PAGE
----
I’ve tried to stay, at least somewhat, away from the whole Kurt Busch/Patricia Driscoll thing. And unless you’ve been living under some kind of rock lately, I’m pretty much positive that you know what thing I’m talking about it, so I won’t go into great detail giving the backstory here.
Yes, I did write an opinion piece, of sorts, that I posted here about the idea of “innocent until proven guilty” regarding whether or not NASCAR should or should not suspend Busch at this point in time. I’ve also written a couple or so more newsy pieces giving a play-by-play of sorts of what’s been going on with the story, but I wouldn’t say I’ve dwelled on it by any means.
But this whole thing has turned into a circus, and that’s putting things lightly. Me and, apparently, a lot of others are scratching our heads as the ongoing hearing relating to Driscoll’s request for a no-contact order is getting all kinds of, shall I say, cray-cray.
First head scratcher for me is the amount of time this hearing has taken. I keep hearing this no-contact order described as a protective order or a restraining order. Wouldn’t someone needing protection from someone else need one of those in a more timely manner? This incident happened back in Sept. 2014. The hearing for the order didn’t start until December. There were two days of testimony then. That was followed by a lengthy holiday break before testimony resumed for day three on Jan. 12. Testimony finally concluded yesterday (Jan. 13), but there’s no conclusion to this thing yet. A decision isn’t expected for up to a couple of weeks. And here’s another kicker — that puts an announcement of the decision coinciding with NASCAR’s upcoming Media Tour. Isn’t that a kicker?
But here’s where things get really weird — according to some testimony, maybe Busch needs some kind of protective order, not Driscoll. After all, this lady is some kind of trained assassin. Yep, you read that right. Driscoll, if you believe the testimony of Busch and others, is a trained assassin for the U.S. Government.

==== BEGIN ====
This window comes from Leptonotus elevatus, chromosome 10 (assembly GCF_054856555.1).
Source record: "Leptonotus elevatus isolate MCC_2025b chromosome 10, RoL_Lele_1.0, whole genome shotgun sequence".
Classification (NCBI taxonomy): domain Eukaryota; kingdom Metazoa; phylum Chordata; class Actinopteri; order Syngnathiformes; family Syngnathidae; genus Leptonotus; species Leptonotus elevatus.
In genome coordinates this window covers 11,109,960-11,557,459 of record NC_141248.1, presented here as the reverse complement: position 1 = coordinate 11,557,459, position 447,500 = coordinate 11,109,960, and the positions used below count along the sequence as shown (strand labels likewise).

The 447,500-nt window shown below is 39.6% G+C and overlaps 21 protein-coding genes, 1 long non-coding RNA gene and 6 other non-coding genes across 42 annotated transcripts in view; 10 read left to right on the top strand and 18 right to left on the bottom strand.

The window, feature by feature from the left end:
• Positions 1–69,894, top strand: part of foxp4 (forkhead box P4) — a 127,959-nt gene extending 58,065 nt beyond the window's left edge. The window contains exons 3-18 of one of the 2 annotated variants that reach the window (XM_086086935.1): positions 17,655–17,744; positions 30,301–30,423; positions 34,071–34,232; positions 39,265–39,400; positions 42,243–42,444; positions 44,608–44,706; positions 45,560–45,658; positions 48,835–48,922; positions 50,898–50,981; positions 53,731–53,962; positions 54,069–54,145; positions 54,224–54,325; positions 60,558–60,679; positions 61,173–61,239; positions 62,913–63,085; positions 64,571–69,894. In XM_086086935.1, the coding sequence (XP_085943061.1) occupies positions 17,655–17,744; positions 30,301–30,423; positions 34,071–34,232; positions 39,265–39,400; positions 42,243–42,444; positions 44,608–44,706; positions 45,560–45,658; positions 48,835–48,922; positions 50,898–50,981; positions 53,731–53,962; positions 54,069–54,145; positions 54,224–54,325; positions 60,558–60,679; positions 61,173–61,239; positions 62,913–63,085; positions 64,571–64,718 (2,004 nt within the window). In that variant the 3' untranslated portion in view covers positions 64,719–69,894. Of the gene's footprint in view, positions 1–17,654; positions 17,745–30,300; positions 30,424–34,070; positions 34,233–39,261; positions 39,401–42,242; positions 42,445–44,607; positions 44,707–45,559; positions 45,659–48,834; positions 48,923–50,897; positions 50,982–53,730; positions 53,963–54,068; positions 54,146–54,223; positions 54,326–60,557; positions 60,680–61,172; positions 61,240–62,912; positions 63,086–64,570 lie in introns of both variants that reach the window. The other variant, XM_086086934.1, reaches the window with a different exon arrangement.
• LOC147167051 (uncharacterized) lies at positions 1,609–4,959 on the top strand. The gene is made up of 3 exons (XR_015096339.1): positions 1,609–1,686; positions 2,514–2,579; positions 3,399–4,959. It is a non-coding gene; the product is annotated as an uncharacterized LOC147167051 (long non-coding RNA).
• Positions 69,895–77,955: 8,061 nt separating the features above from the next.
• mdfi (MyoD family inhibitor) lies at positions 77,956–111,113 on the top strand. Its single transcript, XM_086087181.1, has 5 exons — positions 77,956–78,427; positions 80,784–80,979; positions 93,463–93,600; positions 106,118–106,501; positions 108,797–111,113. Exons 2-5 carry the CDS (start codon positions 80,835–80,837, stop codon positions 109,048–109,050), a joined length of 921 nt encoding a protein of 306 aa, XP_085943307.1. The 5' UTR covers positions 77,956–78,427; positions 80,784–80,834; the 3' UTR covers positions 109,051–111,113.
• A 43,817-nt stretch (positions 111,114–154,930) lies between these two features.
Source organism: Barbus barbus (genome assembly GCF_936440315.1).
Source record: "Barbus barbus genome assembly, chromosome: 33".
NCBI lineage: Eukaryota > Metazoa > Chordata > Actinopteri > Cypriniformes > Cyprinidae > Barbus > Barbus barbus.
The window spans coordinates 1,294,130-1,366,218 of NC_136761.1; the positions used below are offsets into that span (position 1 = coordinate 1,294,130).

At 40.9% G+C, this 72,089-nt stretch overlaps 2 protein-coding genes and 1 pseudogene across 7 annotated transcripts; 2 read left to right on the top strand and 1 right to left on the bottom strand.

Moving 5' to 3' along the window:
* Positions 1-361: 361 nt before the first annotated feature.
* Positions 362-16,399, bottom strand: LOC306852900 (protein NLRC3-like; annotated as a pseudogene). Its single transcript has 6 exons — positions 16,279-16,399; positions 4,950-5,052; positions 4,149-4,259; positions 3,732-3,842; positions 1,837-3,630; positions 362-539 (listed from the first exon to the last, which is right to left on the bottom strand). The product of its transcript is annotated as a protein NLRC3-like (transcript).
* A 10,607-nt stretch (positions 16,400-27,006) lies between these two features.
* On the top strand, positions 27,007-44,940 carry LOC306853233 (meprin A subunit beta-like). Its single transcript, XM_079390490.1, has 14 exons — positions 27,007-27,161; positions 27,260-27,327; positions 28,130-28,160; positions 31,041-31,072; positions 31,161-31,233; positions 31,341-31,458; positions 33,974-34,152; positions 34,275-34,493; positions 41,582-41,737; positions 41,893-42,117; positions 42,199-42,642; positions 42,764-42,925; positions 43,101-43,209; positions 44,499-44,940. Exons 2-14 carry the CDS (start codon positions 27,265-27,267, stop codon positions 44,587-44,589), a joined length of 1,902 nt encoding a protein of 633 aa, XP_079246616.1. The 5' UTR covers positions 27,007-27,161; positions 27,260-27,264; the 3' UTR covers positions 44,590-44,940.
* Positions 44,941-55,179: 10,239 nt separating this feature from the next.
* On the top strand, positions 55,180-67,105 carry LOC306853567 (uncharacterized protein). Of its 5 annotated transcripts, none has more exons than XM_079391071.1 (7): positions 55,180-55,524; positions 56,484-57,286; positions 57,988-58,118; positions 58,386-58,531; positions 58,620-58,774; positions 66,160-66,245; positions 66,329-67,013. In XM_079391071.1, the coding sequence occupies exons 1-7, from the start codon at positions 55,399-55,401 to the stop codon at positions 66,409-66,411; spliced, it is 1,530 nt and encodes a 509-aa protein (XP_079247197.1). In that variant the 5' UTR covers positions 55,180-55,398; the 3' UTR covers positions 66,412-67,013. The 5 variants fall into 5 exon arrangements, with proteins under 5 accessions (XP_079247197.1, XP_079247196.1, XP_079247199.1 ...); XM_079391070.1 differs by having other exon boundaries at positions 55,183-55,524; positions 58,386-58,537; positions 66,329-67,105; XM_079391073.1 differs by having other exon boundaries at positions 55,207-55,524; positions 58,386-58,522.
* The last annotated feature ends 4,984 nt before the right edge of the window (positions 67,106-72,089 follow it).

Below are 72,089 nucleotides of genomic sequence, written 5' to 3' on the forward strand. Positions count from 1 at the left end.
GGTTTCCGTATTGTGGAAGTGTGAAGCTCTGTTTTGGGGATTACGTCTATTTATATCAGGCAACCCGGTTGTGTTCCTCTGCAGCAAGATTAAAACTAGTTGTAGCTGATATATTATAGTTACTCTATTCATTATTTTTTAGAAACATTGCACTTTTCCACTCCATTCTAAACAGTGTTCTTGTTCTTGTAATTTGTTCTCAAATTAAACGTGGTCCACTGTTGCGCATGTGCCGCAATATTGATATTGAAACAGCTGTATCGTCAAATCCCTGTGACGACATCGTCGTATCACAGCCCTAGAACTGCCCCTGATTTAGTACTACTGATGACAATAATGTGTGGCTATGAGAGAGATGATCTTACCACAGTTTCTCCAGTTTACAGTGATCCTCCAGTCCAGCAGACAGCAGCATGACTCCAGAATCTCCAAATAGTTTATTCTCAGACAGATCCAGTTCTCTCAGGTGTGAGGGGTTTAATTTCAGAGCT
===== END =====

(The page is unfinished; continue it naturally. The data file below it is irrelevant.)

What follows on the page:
According to Busch’s testimony, he was pretty much afraid of her. After all, she, reportedly, showed him photos on her phone of guys with bullets in their heads. Bullets that she, supposedly, put in said guys heads. He also mentioned her returning during the night to a hotel room they shared, wearing an overcoat over a blood-stained evening gown, claiming to be returning from some covert mission.
Driscoll claimed that it’s all a figment of Busch’s imagination, so to speak, that he got all this from a movie script she was working on, but to back up Busch’s testimony, others testified that Driscoll had told them about her work as an assassin and some of her covert missions.
With this whole assassin deal, the fact that the witness Driscoll claimed saw her injuries testified that he didn’t see any injuries immediately following the alleged incident kind of gets lost in the details, doesn’t it? Here’s another tidbit — there was also testimony this week from someone who claims to have heard Driscoll say that she was going to destroy Busch.
I’m not saying I believe Busch, nor am I saying that I believe Driscoll, but if this whole assassin story is true, maybe Driscoll could team up with O.J. Simpson to help him find the “real killer.” Those of you old enough to remember the mid-90s know what I’m talking about.
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PHOTO COURTESY OF GETTY IMAGES FOR NASCAR